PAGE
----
Heather Bussing, California employment lawyer and 2016 HR Technology Conference Insiders blogger shares her thoughts on the HR tech that’s revolutionizing the profession, the HR tech selection process, BYOD security and predictions for the future.
Q. Which new type of HR technology is most revolutionizing the HR profession?
The ones you don’t see. The collection and analysis of data everywhere an employee goes with their badge, facial recognition on the security cameras, every key stroke on their computer, every login to the system, what they do there, how long they stay, when they are away, what they write in email, what they say in chat. All that information is being gathered and analyzed to understand what is going on within the company. Sometimes it is anonymized; sometimes it’s not. People need to understand that nothing they do is private or difficult to find anymore.
Q. What do you want HR professionals to understand about the process of selecting HR software? What are the key considerations?
Too much, too many times, too soon. People do not change at the same rate new software is added and updated. Does it significantly change the way people do their jobs? Does it change the way they have customized or set up the program already? Does it make things easier or is it just another thing that people have to learn that adds 50 emails to their inbox every day. Who does it really benefit, if anyone?
Q. Employees are increasingly using mobile to access their employers’ HR services. How will employees’ evolving expectations affect an organization’s HR technology regarding access and security?
Employees are companies’ biggest security risk. It is not hackers from outside. It’s the people who have access and ignore the rules. Mobile is just one piece of it as company data gets cached and downloaded onto personal devices. When you have a workforce that travels, they are logging in to outside networks which are not particularly secure, especially airports and hotels. It is very easy to see what they are doing and get access to that along with whatever else is available.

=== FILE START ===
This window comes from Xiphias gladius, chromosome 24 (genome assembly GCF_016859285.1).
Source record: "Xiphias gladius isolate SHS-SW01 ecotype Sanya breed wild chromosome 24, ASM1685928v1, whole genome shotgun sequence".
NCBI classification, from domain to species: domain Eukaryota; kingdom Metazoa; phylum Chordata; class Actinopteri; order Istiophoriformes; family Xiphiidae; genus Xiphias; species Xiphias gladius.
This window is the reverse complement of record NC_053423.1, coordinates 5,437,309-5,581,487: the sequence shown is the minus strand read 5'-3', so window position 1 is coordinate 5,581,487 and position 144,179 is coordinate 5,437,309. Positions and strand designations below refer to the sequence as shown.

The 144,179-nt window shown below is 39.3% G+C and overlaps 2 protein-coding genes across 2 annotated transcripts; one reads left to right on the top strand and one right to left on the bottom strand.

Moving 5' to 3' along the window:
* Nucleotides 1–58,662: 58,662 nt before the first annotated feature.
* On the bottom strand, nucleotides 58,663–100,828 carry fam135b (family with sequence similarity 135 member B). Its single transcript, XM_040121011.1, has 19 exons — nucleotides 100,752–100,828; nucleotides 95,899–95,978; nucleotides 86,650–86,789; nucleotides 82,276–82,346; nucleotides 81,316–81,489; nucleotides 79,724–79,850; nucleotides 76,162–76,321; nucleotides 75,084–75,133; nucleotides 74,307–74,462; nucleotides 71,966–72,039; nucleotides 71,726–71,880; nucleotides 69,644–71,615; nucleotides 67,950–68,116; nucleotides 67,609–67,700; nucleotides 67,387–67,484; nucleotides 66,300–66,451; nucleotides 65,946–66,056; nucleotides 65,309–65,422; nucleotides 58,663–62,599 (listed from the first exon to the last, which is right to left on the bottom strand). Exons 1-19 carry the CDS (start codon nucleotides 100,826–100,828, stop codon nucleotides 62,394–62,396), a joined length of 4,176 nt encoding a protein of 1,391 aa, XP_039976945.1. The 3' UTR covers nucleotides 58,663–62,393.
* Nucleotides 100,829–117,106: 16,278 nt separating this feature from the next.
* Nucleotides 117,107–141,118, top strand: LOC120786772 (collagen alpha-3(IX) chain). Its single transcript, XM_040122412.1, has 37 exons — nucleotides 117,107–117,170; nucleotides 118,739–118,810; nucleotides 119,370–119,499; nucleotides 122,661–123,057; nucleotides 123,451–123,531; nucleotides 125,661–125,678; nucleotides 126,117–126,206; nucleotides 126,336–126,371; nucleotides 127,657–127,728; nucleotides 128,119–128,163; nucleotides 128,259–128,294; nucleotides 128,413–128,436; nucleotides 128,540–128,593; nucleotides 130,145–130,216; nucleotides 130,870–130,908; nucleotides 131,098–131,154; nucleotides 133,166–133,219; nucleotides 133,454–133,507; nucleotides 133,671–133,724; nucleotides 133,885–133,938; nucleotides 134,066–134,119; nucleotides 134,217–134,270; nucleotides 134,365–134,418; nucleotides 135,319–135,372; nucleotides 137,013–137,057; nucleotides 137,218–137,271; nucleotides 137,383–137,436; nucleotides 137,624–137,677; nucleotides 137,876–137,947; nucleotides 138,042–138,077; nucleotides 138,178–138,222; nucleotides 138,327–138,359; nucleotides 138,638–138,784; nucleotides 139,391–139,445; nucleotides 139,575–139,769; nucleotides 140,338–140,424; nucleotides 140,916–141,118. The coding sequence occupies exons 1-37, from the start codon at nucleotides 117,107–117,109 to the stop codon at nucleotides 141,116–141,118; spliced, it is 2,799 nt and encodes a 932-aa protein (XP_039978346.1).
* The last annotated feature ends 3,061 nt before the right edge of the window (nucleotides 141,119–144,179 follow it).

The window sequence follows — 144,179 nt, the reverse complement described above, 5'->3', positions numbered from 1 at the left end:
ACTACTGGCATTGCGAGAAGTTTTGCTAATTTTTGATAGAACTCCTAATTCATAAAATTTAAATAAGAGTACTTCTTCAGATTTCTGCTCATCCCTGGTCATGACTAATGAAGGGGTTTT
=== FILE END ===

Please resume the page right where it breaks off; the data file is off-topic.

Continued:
Companies need to understand what information matters – trade secrets, strategy, confidential communications, and any inside information that is subject to SEC regulation if it is a public company or regulated financial company.
Q. Many organizations are now using cloud-based technology for talent management, recruiting, performance management, workforce planning and analytics. Will there be significant advancements in the future? What’s coming next for HR technology?
We are in the data gathering stage which is being used to train machine learning and artificial intelligence systems. Once these programs start working and analyzing vast amounts of data that is beyond human ability to check or even understand how it works, there will be the temptation to rely on “objective” data-driven decisions that have bias baked in or are based on incomplete or incorrect data. Human common sense and understanding of context will be the most important part of this new technical wave and we are all so excited about the capabilities, I worry that misuse and bad machine decisions will create the capacity for tremendous damage to individuals and groups of employees.
Q. As technology evolves, what do you think the future of HR will look like?
A lot of the headache work of compliance will be automated and HR will be free to focus on people, if organizations let it. New tech will create new issues, problems, and work that we can’t even see yet. I believe we will learn that a lot of the cool new tech we are starting to use is not that useful for what we bought it to do, but may turn out to be helpful to do other things. HR will need to stay open to change, learn to manage change in the organization, and be brave enough to say: “Hey, this sucks. Can we remember to care for employees and listen to what they need to do great work and love their jobs?!!”